New Delhi: Coal India Ltd, the world’s largest coal miner, will increasingly benchmark its premium grade to world prices, lifting its revenues and another small step towards energy pricing deregulation.
The state-owned firm, which produced 87% of India’s 531 million tonnes of coal output in 2009-10, discounts most of its prices against international grades as the government wants to keep power costs down and encourage industrial growth.
But the government has been easing back on energy price controls, last month doubling the price of natural gas pumped by state firms.
“A decision has already been taken that premium coal should be priced on import parity basis. That is, import price minus 15%,” A.K. Sarkar, director of marketing, told Reuters.
Sarkar said Coal India, which earned Rs52,090 crore ($11.17 billion) in 2009-10, discounts prices by 50-60% over international rates.
The landed cost of high-grade coal from Indonesia on India’s east coast is around $50 a tonne, according to traders.
He said some coal sold by its unit, Eastern Coalfields, has been based on the new formula since October under deals signed with some government-owned utilities.
“This will definitely improve the top line and bottom line of the company substantially,” Pawan Burde, vice president at PINC Research, said.
“But it will also raise power costs and that will be bad for the economy. So there might be opposition to this within the government itself. It cant have Coal India benefitting at the cost of consumers.”
Coal India, which has led India’s hunt for coal assets overseas, is set to sell a 10% stake in an initial public offering by August that could raise roughly $2.7 billion, the biggest share sale by a state firm this year.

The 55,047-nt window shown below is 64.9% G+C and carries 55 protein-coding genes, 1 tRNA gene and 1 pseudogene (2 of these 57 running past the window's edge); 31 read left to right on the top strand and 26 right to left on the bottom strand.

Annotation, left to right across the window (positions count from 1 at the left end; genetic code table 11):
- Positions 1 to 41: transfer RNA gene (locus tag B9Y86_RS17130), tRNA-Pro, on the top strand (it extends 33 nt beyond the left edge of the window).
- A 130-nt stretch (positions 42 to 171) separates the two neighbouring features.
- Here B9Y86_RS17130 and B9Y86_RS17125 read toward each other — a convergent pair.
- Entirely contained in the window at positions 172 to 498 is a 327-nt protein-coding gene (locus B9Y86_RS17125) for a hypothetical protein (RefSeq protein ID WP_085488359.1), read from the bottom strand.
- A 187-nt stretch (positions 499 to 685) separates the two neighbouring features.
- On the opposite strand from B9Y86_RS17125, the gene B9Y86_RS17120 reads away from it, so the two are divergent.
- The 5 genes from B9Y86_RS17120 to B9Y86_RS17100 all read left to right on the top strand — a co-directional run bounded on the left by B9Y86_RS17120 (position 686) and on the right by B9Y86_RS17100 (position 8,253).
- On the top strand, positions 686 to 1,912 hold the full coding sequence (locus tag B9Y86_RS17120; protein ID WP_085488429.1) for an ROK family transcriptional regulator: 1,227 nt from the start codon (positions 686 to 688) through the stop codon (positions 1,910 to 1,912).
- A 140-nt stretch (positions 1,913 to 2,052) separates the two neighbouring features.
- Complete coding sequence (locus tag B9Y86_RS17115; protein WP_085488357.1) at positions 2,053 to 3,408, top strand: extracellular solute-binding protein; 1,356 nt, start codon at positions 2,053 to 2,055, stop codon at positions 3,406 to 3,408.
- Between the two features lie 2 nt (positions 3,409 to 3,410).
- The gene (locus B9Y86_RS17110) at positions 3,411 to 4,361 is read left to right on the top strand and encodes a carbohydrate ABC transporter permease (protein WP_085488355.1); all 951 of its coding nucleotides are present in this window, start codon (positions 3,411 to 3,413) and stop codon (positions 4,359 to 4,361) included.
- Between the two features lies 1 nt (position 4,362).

Process to go on
Analysts say large scale imports of coal to feed energy-hungry India and sector reforms on the government’s agenda were paving the way for bringing prices in line with world markets, but the process would be slow.
“It won’t be possible to benchmark coal across the board as most of the internationally traded coal is of high grades,” said Sanjeev Panda, analyst at Karvy Stockbroking in Hyderabad.
“But it is going to happen over a period of time. Maybe it will take a couple of years.”
On Wednesday, a Press Trust of India report published in the Financial Express quoted coal minister Sriprakash Jaiswal as saying that domestic coal will be brought on par with global rates.
Sarkar said the benchmarking process would be expanded, but did not give a timeframe. “We will take it forward. We are already in dialogue with some of our companies,” he said.
The international benchmark would apply to coal of 5,500 kilocalories per kg and above, the premium grade coal in India that comprises less than 10% of the country’s total coal production, Sarkar said.
India, which produces only a small quantity of premium grade coal, imports mainly from Indonesia and South Africa.